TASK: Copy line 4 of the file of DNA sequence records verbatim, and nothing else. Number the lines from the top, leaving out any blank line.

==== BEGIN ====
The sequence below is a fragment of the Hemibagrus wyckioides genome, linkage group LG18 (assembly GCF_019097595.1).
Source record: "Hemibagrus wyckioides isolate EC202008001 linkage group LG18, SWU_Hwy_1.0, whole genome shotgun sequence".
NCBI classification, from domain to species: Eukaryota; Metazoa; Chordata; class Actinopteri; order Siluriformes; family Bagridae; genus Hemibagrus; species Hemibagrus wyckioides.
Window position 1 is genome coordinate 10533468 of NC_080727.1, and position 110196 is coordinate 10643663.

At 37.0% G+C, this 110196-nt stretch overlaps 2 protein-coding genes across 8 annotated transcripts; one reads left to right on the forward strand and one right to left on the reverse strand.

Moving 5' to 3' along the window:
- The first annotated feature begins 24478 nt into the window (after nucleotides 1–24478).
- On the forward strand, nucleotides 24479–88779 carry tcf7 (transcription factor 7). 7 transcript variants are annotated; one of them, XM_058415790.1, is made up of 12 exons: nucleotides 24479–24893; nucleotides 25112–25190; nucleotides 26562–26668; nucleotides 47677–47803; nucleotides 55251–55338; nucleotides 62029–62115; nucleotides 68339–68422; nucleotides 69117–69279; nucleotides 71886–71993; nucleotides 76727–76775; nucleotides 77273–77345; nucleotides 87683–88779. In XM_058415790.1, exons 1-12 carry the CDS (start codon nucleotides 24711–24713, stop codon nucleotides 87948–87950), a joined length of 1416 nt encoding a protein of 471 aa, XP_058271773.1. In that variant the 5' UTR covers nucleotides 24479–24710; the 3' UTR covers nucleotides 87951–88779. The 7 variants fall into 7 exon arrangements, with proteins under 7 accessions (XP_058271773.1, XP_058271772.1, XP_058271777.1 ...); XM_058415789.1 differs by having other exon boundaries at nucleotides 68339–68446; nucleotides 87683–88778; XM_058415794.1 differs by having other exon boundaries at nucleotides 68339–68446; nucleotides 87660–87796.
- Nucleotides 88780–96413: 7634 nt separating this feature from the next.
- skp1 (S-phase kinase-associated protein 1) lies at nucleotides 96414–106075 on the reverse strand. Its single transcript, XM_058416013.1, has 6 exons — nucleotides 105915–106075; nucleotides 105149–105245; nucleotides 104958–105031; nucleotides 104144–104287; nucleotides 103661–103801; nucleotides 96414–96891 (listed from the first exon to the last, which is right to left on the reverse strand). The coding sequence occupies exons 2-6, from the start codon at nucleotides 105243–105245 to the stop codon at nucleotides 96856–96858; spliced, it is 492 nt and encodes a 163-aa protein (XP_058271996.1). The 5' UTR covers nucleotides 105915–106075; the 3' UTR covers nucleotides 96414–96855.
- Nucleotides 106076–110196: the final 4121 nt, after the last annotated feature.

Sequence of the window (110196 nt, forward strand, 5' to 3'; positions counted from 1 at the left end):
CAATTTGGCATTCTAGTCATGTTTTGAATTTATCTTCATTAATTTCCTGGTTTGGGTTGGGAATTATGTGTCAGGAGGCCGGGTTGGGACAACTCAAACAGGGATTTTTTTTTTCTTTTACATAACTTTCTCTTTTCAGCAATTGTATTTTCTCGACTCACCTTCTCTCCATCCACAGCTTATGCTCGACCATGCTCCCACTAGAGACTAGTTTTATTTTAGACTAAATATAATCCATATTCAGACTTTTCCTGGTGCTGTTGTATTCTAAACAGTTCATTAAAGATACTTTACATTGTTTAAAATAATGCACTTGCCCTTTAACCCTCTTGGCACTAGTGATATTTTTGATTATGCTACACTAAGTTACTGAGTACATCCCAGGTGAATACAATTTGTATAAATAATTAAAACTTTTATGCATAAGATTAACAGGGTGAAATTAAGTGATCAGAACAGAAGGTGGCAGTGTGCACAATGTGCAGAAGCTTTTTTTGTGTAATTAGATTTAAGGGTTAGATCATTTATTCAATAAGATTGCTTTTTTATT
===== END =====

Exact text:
Window position 1 is genome coordinate 10533468 of NC_080727.1, and position 110196 is coordinate 10643663.